Which Tray for Sensory Play?

Recently I had a chat with a lady about what types of containers were best for Sensory Play.  The short answer is any and all!

Of course, first thoughts went to the Tuff Tray – originally designed as a builders mixing tray for cement etc, it has been commandeered by Early Years for the past decade or so as the must have item in your setting!

So much so that an entire industry and indeed sub-culture has sprung up around them to include;

  • Large selection of colours – I’m pretty sure they were not originally marketed for the construction industry in lime green or fuchsia!
  • Social Media
  • Education

Available in a range of colours from black to Red, and my person favourite – white – affiliate link WHITE Tuff Tray

I love the white tray as it enhances the sensory experiences and therefore the value of the play and learning potential.

It offers a perfect stimulating visual high contrast to chosen sensory resources such as dark, monotone or block and makes look colours more vibrant (check out the stunning rainbow above), neon and glow in the dark (against a black light also look incredible.  Check out more pictures below

They are hard wearing and easy to clean and maintain (essential in any child’s resource)

Fairly inexpensive – so much so, they have now migrated from early years settings into the home. They cost approximately £13 – £20 without a stand.

They can be used with a stand (which although are relatively expensive, are incredibly versatile due to adjustable height) Tuff Tray Stand

My personal preference is without a stand – on the floor (on a messy mat (pop over to the Shop to check out the selection of Messy Mats), outdoors, or on a table top – although due to the size, they are wider than most household tables.  The trays usually fit pretty well on top of preschool/ nursery furniture.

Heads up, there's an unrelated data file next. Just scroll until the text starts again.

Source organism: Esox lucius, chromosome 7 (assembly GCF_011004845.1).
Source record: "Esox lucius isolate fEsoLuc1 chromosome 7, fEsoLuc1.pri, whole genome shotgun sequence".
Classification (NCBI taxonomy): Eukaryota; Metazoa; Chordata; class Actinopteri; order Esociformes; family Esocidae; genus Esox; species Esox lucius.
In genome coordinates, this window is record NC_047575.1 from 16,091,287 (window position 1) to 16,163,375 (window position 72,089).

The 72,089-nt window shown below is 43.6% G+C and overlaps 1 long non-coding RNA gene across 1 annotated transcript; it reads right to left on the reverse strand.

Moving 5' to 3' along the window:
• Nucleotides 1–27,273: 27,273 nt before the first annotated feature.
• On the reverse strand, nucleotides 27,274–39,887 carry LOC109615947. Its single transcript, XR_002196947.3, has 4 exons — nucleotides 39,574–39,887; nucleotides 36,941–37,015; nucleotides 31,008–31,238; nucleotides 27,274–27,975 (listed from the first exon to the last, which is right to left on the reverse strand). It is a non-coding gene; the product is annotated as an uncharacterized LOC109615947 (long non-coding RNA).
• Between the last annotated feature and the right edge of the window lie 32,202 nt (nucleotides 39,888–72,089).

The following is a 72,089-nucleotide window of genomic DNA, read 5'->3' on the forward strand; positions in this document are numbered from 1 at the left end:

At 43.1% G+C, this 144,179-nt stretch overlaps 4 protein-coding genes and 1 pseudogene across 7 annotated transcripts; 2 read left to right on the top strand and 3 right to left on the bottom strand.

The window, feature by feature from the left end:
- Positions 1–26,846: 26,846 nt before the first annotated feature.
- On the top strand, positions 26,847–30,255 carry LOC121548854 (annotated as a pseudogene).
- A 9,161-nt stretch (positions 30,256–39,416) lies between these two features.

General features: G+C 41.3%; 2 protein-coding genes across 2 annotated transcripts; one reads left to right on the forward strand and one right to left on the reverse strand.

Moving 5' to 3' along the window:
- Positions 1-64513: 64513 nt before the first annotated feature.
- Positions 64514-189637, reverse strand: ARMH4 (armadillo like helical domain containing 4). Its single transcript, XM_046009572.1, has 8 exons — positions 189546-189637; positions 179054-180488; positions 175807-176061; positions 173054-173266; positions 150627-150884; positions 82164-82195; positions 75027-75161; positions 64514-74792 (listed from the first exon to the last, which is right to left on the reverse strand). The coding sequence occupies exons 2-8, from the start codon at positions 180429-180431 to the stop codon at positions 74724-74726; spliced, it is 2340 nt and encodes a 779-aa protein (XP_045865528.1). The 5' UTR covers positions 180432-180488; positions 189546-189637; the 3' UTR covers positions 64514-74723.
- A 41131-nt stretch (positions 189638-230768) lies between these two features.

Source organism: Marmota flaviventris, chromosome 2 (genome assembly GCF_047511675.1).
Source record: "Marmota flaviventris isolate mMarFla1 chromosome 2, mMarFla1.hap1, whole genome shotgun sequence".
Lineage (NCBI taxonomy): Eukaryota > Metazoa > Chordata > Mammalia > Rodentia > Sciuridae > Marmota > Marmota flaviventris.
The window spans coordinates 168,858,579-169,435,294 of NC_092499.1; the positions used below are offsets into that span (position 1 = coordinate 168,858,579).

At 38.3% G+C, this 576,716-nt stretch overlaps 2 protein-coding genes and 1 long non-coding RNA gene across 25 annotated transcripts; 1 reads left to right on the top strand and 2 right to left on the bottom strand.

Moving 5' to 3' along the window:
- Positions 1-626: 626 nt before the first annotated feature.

The stands are great when on the lowest setting at barely several inches off the ground, elevated enough for the children to play on their knees comfortably and still reach the centre.

Children will want to climb into the tray – which is fine, but also another reason why the stand may not be necessary (or safe!). When playing, children often become so engrossed they literally immerse themselves in the resources – hence ending up in the middle of the tray.  It will happen – accept it and plan for it safely

  1. supervised play space.
  2. On the ground for babies and crawlers to access resources – this also makes it much more accessible for children who are wheelchair users.
  3. low to the ground for children at cruising stage where they can engage with resources as they balance and crawl comfortably
  4. higher off the ground

Social media has contributed to their growth in popularity – pinterest perfect images popping up everywhere to entice and inspire us (here my Pinterest Page here

  • Multiple Facebook groups entirely dedicated to ideas of how to use them (I may be a member of one, or, several!) this is my favourite
  • Incredibly versatile – great for play with water, sand, dried sensory materials such as rice, pasta, cloud dough, also messy play including jelly, paint, foam.

In all honesty, very often my own tray set ups are not that ‘picture perfect’ for lots of reasons – but more about that another time!

My dear friend Sally Wright over at The Ark Groups has published a fabulous book all about Tuff Trays for lots of inspiration and ideas !

So for your viewing pleasure – here are a few of my tuff tray set ups – the good, the bad and the ugly, and they all hit the spot in terms of child engagement, satisfaction and enjoyment x



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